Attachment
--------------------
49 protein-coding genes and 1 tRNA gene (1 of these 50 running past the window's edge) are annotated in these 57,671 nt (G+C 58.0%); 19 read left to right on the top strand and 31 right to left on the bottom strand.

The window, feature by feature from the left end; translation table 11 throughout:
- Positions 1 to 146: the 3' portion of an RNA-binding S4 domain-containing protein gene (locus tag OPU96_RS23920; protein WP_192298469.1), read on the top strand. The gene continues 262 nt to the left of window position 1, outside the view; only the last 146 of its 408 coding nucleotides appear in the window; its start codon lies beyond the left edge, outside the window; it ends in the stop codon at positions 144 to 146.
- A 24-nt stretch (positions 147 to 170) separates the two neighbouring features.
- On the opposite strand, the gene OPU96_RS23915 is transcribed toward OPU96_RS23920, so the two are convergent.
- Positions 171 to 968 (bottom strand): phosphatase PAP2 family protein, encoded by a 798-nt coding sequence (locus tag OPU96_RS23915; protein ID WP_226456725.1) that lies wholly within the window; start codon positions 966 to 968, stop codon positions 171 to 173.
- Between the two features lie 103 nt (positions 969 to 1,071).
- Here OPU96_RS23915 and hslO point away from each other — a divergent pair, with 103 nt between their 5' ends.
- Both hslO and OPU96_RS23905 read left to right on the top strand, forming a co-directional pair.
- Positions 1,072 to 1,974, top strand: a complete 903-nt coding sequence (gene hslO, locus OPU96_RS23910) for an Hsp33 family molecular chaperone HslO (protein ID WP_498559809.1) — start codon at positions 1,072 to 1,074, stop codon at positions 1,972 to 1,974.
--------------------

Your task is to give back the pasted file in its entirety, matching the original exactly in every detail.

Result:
49 protein-coding genes and 1 tRNA gene (1 of these 50 running past the window's edge) are annotated in these 57,671 nt (G+C 58.0%); 19 read left to right on the top strand and 31 right to left on the bottom strand.

The window, feature by feature from the left end; translation table 11 throughout:
- Positions 1 to 146: the 3' portion of an RNA-binding S4 domain-containing protein gene (locus tag OPU96_RS23920; protein WP_192298469.1), read on the top strand. The gene continues 262 nt to the left of window position 1, outside the view; only the last 146 of its 408 coding nucleotides appear in the window; its start codon lies beyond the left edge, outside the window; it ends in the stop codon at positions 144 to 146.
- A 24-nt stretch (positions 147 to 170) separates the two neighbouring features.
- On the opposite strand, the gene OPU96_RS23915 is transcribed toward OPU96_RS23920, so the two are convergent.
- Positions 171 to 968 (bottom strand): phosphatase PAP2 family protein, encoded by a 798-nt coding sequence (locus tag OPU96_RS23915; protein ID WP_226456725.1) that lies wholly within the window; start codon positions 966 to 968, stop codon positions 171 to 173.
- Between the two features lie 103 nt (positions 969 to 1,071).
- Here OPU96_RS23915 and hslO point away from each other — a divergent pair, with 103 nt between their 5' ends.
- Both hslO and OPU96_RS23905 read left to right on the top strand, forming a co-directional pair.
- Positions 1,072 to 1,974, top strand: a complete 903-nt coding sequence (gene hslO, locus OPU96_RS23910) for an Hsp33 family molecular chaperone HslO (protein ID WP_498559809.1) — start codon at positions 1,072 to 1,074, stop codon at positions 1,972 to 1,974.